Cover

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Frontmatter

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Contents

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p. vii

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Preface

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pp. ix-xiv

As it is often the case in my experience, this research project on Asian American biblical hermeneutics has led me into seemingly endless searches. Searching and re-searching on this academic and social project for the last ten years have been rewarding for me. I can only hope that my readers will also find my end product at this point in time helpful and constructive. ...

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1. What Is Asian American Biblical Hermeneutics? Medi(t)ations on and for a Conversation

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pp. 1-17

Henry Louis Gates, Jr., has related his puzzlement when he found out as a student that the Nobel laureate Wole Soyinka’s appointment at the University of Cambridge had gone through a curious circuit. Originally Soyinka was supposed to have been appointed to the faculty of English, but since that faculty did not recognize African literature ...

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2. Reading with Yin Yang Eyes: Negotiating the Ideological Dilemma of a Chinese American Biblical Hermeneutics

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pp. 18-33

As it is well known to all of us, one of the defining—if not the defining—characteristics of a Chinese person in mainstream U.S. culture is our eyes (Gilman 1999: 98–110).1 This distinction has elicited such descriptions as “squinty” or “slanted” from those who do not possess it. In Ambrose Bierce’s “The Haunted Valley,” a short story published ...

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3. Ambiguous Admittance: Consent and Descent in John’s Community of “Upward” Mobility

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pp. 34-56

The idea of a multiple self, which I put forth toward the end of the previous chapter, happens to be the theme of Hualing Nieh’s Mulberry and Peach: Two Women of China (1988). The novel’s protagonist, Mulberry, develops another personality known as Peach as she makes her way from China through Taiwan and finally to the United States. ...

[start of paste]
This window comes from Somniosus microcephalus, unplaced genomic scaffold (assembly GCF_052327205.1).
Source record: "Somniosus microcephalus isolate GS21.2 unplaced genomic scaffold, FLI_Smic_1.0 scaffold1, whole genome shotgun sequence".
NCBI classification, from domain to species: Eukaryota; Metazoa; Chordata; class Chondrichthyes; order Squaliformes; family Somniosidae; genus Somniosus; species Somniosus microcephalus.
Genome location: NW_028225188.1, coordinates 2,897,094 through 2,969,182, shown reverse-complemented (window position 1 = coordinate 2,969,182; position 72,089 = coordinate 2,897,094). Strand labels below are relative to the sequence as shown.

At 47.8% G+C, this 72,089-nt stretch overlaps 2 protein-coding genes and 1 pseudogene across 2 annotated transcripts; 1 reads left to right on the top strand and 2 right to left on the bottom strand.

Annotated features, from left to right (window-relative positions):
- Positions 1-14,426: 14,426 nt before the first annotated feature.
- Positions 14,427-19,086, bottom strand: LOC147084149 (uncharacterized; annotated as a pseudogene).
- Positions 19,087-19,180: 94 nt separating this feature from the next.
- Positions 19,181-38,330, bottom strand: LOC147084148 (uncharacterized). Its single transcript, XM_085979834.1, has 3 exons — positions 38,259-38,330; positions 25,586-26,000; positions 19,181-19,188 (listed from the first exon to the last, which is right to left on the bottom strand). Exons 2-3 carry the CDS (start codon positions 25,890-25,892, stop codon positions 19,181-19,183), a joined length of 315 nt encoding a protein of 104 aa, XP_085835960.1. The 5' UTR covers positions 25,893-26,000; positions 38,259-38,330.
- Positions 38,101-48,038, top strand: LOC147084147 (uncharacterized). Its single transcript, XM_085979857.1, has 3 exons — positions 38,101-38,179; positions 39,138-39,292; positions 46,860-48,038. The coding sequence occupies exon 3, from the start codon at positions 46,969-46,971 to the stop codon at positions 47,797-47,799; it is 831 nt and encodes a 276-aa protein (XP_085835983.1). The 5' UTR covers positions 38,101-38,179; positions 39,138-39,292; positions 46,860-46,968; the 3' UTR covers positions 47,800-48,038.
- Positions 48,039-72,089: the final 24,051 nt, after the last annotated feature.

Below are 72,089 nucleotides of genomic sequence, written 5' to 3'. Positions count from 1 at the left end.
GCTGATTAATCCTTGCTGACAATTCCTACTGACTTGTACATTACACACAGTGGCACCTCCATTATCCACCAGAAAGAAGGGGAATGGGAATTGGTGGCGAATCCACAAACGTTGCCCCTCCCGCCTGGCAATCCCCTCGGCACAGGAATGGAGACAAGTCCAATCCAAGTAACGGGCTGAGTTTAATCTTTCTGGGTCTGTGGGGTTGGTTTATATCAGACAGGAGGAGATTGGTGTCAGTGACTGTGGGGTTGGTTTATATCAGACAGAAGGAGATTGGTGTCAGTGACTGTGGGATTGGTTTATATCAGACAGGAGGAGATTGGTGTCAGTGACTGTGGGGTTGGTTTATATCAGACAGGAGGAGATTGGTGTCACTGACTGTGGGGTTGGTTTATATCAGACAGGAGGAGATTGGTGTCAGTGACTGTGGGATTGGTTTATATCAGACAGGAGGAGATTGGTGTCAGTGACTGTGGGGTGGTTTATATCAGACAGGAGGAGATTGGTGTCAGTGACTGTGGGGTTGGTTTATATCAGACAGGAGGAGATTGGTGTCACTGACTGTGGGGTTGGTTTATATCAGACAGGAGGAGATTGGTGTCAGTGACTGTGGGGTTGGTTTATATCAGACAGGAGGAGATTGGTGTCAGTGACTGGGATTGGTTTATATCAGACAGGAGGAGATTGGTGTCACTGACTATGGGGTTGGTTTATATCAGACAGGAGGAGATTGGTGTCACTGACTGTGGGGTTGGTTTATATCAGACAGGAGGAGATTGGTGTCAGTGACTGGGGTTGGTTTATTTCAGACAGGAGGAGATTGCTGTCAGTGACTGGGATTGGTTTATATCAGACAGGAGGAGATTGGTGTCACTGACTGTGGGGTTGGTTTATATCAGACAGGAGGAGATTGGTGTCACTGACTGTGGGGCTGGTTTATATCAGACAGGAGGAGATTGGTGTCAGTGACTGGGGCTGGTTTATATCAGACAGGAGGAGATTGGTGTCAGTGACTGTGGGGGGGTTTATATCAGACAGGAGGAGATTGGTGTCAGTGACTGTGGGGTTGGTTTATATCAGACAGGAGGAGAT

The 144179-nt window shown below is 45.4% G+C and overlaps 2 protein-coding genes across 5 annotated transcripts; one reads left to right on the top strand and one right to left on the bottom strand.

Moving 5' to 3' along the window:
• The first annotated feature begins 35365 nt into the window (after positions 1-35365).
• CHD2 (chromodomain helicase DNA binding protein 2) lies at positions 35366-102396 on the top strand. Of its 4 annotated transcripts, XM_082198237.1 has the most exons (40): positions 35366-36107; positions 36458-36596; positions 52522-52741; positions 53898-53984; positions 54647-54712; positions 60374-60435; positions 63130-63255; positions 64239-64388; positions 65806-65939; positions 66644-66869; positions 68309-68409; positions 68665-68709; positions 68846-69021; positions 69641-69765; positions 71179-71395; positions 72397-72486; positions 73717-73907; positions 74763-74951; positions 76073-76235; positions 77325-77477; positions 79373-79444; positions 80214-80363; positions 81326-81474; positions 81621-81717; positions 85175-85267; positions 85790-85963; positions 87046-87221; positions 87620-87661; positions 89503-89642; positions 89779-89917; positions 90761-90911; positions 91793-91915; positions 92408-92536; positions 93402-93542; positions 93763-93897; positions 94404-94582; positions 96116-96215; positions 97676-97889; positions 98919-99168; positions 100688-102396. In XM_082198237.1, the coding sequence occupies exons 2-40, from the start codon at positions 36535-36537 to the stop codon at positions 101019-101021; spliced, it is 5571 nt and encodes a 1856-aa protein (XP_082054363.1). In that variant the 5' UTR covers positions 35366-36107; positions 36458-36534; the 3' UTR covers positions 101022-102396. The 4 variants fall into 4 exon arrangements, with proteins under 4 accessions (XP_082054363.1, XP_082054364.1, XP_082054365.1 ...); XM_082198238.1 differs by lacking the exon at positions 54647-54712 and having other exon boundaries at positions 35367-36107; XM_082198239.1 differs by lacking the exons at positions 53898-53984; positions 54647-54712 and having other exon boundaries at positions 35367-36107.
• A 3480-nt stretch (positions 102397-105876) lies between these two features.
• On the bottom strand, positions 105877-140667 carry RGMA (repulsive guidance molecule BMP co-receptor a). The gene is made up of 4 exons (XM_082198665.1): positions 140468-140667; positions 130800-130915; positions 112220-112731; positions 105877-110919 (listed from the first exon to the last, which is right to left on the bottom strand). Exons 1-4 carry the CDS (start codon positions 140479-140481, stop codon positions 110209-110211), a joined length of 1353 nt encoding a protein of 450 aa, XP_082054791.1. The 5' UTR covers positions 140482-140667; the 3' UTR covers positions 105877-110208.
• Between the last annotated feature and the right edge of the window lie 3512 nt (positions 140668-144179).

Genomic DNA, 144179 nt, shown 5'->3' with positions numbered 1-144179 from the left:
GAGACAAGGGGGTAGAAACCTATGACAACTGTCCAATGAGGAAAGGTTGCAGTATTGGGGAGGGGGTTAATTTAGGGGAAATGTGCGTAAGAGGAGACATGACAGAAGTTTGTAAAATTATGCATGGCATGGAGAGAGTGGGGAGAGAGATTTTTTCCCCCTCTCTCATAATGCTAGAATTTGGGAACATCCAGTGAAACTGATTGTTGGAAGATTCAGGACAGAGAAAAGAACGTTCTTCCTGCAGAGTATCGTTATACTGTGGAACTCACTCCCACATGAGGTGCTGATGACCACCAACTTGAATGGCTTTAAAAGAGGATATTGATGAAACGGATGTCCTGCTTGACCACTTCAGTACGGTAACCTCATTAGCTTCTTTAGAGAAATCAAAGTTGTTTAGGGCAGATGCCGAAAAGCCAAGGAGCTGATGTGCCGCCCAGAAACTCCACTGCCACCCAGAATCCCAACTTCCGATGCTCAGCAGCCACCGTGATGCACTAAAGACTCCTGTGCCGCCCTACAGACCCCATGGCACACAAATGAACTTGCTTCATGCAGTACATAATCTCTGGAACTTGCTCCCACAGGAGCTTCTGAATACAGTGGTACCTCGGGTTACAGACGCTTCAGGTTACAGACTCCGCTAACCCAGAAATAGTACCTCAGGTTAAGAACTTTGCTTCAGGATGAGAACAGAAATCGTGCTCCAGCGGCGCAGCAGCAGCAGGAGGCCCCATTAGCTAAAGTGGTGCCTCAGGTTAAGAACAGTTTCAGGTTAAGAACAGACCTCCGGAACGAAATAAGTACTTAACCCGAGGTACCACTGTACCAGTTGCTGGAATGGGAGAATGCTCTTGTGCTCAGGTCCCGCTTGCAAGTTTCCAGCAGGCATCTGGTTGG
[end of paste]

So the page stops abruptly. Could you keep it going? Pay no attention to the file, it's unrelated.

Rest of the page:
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4. Overlapping (His) Stories: Reading Acts in Chinese America

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pp. 57-74

Notwithstanding the contradictions, John’s rhetoric regarding a community built upon choice and consent rather than heredity or ancestry (1:13), as well as Jesus’ mysterious and mystifying origin (6:41– 42; 7:25–29, 40–52; 8:12–19; 9:28–34; 19:7–9), have a special resonance within the history of Chinese America. I am thinking here ...

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5. Redressing Bodies in Corinth: Racial/Ethnic Politics and Religious Difference in the Context of Empire

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pp. 75-97

With the growing reliance on science of the early twentieth century came a political ideology representing the nation of the United States as a body threatened by infection. During this time, in the words of David Palumbo-Liu, “[a] particular discursive formation evolved that blended science with politics, economics with sociology, ...

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6. Melancholia in Diaspora: Reading Paul’s Psycho-Political Operatives in 1 Corinthians

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pp. 98-115

I suggested in the last chapter that one could and should read 1 Corinthians by paying attention to Paul’s Jewish body within the context of other bodies, including (1) the Greco-Roman bodies of the Corinthians, (2) the Corinthian church body, and (3) the political body of the Roman empire. In 1 Corinthians, Paul spins Jesus’ crucifixion into a ...

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7. Immigrants and Intertexts: Biblical In(ter)ventions in Theresa Hak Kyung Cha’s Dictee

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pp. 115-134

Ever since its “resurrection” from its original publication in 1982, Theresa Hak Kyung Cha’s Dictee (1995) has attracted considerable critical attention among Asian Americanists.1 While many have commented on Dictee’s language, such as its heteroglossia (Spahr 1996: 26, 31), its postmodern tendencies (Kang 1994: 91–92, 95–96), and even ...

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8. Telling Times in (Asian) America: Extraordinary Poetics, Everyday Politics, and Endless Paradoxes

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pp. 134-146

Almost half a century ago, Ernst Käseman claimed that “apocalyptic is the mother of all Christian theology” (1969: 102).1 Today, we may wonder not only about his encompassing and totalizing “all,” but also about his singular and definitive “mother.” Gayatri Chakravorty Spivak, for instance, has declared that Calcutta is her mother, ...

Notes

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pp. 147-206

Works Cited

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pp. 207-250

Index

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pp. 251-258